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eBook Shifting Body Politics: Gender, Nation, State in Pakistan (Feminist Fine Print) download
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Author: Shahnaz Rouse
ISBN: 8188965030
Subcategory: Social Sciences
Pages 155 pages
Publisher Women Unlimited; 1st Edition edition (January 1, 2004)
Language English
Category: Other
Rating: 4.7
Votes: 325
ePUB size: 1880 kb
FB2 size: 1983 kb
DJVU size: 1425 kb
Other formats: mobi doc lit txt

eBook Shifting Body Politics: Gender, Nation, State in Pakistan (Feminist Fine Print) download

by Shahnaz Rouse


Shifting Body Politics book.

Shifting Body Politics book.

Includes the essays that explore the parameters of struggles over gender in Pakistan

Includes the essays that explore the parameters of struggles over gender in Pakistan. This title attempts to theoretically traverse the boundaries between public and private domains the State and what is often referred to as civil society the individual and the collective and the local and international.

Pakistan became highly visible to the West after September 11, 2001, through the many images in the media of women as veiled, submissive, and oppressed by Islam. Most analyses of women in Pakistan have failed to capture the complexity of historical, social, political, and regional factors that bear on gender relations.

Feminism in Pakistan is a set of movements aimed at defining, establishing, and defending equal political, economic, and social rights and equal opportunities for women in Pakistan. It is the pursuit of women's rights within the society of Pakistan.

Shahnaz Rouse, Shifting Body Politics: Gender, Nation, State in Pakistan (New Delhi: Women Unlimited, 2004), 111. It’s not a universal principle, but this representation of marriage is dominant and widespread in popular culture. Prem Chowdhry, Contentious Marriages, Eloping Couples: Gender, Caste, and Patriarchy in Northern India (Delhi: Oxford University Press, 2007), 2–10.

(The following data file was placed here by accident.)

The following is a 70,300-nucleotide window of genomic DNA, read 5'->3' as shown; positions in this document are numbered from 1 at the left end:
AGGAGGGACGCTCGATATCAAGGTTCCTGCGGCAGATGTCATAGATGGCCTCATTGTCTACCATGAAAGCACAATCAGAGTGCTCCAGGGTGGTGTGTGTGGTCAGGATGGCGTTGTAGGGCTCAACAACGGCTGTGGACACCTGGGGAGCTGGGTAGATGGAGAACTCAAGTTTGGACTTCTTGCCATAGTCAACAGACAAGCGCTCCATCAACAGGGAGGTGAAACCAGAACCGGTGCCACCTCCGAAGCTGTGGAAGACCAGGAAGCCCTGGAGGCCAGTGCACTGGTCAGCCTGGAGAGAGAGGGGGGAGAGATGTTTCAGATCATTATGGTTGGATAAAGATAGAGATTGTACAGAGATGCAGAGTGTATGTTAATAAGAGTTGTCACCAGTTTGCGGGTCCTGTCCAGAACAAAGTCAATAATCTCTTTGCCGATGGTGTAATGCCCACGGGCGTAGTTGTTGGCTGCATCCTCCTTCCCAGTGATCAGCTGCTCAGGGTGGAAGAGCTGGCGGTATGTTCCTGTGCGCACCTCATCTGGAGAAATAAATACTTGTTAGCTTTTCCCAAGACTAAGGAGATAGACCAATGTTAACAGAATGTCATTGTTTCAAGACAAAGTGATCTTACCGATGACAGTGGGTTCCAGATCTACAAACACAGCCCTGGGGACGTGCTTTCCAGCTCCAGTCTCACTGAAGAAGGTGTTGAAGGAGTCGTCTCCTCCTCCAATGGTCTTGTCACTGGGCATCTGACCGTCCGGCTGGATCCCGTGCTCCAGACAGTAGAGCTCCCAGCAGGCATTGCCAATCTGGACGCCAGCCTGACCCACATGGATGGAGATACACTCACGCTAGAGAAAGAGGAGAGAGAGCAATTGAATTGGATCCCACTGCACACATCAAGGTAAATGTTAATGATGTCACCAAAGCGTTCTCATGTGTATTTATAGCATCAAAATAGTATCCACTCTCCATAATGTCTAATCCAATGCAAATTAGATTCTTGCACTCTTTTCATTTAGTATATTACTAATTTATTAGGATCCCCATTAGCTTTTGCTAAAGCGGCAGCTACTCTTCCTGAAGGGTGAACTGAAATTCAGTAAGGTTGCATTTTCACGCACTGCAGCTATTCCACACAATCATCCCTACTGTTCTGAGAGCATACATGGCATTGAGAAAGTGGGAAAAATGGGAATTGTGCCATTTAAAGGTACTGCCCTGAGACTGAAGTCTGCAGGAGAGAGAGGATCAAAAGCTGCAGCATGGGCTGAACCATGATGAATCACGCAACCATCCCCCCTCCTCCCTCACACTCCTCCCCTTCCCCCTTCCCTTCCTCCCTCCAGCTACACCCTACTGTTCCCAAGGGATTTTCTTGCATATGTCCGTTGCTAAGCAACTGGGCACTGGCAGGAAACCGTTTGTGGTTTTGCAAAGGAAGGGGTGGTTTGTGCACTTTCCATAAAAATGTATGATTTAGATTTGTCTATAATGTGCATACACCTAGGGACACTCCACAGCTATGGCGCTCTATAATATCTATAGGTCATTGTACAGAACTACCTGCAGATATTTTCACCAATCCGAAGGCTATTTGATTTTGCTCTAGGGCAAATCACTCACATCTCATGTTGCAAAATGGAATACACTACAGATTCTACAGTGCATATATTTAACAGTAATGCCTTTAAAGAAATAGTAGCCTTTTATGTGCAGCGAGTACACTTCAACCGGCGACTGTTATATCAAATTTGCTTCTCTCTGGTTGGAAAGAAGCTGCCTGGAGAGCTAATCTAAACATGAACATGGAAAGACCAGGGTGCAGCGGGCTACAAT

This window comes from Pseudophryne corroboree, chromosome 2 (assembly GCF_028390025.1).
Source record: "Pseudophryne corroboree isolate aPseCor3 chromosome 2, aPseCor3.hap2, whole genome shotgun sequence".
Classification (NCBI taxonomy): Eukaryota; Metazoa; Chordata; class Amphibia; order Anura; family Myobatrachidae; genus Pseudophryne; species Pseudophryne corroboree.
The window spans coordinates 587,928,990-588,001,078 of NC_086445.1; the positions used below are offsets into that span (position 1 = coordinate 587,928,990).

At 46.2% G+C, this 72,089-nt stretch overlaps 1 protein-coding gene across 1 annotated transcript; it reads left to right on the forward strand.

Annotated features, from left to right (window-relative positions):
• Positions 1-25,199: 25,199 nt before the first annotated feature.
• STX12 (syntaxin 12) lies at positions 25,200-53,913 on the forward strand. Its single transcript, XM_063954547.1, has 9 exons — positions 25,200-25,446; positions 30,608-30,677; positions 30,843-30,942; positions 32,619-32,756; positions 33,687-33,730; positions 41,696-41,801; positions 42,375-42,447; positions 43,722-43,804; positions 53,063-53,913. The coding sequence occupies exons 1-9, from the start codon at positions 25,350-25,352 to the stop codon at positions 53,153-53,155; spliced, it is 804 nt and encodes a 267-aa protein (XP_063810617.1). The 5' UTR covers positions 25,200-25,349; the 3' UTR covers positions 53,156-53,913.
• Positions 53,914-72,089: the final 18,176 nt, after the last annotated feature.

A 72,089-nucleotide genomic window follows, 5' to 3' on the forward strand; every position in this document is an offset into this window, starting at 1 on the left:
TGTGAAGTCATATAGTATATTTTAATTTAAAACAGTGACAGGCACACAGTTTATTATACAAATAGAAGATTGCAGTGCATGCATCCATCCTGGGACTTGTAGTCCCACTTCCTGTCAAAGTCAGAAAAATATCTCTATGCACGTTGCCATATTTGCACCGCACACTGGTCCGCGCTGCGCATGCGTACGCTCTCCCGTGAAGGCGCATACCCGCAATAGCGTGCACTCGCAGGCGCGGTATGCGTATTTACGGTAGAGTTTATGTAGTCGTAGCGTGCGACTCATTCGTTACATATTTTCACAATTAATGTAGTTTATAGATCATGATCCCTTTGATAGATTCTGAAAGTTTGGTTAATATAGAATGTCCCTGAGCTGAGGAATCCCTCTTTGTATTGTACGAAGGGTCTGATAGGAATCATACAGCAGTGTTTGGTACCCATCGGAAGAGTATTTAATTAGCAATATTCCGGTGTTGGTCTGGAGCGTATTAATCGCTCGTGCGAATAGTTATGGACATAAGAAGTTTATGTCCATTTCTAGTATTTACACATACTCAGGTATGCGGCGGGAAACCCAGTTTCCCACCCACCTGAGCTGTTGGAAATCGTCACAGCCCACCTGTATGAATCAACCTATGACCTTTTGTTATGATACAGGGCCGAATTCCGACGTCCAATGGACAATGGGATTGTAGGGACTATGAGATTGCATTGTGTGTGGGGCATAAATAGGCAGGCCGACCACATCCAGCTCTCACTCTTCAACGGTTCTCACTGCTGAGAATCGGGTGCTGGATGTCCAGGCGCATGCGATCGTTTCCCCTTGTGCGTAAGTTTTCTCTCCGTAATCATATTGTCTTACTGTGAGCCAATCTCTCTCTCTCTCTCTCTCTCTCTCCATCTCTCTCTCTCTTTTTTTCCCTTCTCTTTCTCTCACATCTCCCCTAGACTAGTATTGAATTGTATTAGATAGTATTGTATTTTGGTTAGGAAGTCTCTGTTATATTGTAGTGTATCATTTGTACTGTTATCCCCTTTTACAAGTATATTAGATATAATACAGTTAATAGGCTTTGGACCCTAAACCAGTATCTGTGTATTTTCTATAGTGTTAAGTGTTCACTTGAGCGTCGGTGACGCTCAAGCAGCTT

Author : Shahnaz Rouse. Publisher : Kali For Women (women Unlimited) Ritu Menon, Te. 6964947. The three essays in this volume explore the changing parameters of struggles over gender in Pakistan. In the process, the author attempts to theoretically traverse the boundaries between public and private domains, the State and what is often referred to as civil society, the individual and the collective, and the local and internaitonal.

Pakistani feminists like Shahnaz Rouse, a Sarah Lawrence College professor, and Farida Shaheed, a sociologist who heads the Shirkat Gah women’s resource center in Pakistan, have done vital work in the field o. .

Pakistani feminists like Shahnaz Rouse, a Sarah Lawrence College professor, and Farida Shaheed, a sociologist who heads the Shirkat Gah women’s resource center in Pakistan, have done vital work in the field of Pakistani gender identity and class analysis, while Fouzia Saeed has been instrumental in raising the issue of sexual harassment. By appealing to secular nationalism as well as Islamic modernism, it is not restrained by the need to base all thought in Islamic scripture, although secular feminists also use this powerful tool when necessary.

Shifting body politics. gender, nation, state in Pakistan. Published 2004 by Women Unlimited in New Delhi. Gender identity, Politics and government, Women in politics.

Examining a wide range of debates on gender-related issues in Pakistan, this book is a thought-provoking study of the ways in which the notion of the ‘ideal’ woman is imagined in and placed at the very core of nationalist and religious discourses, a phenomenon not limited, of course, to the Pakistani or even to the Muslim case.

The three essays in this volume explore the changing parameters of struggles over gender in Pakistan. In the process, the author attempts to theoretically traverse the boundaries between public and private domains, the State and what is often referred to as 'civil society', the individual and the collective, and the local and international. She does this through a discussion of sovereignty and citizenship; the growing nexus between militarism, masculinism and fundamentalism; and the rapid shrinking of democratic spaces in the country.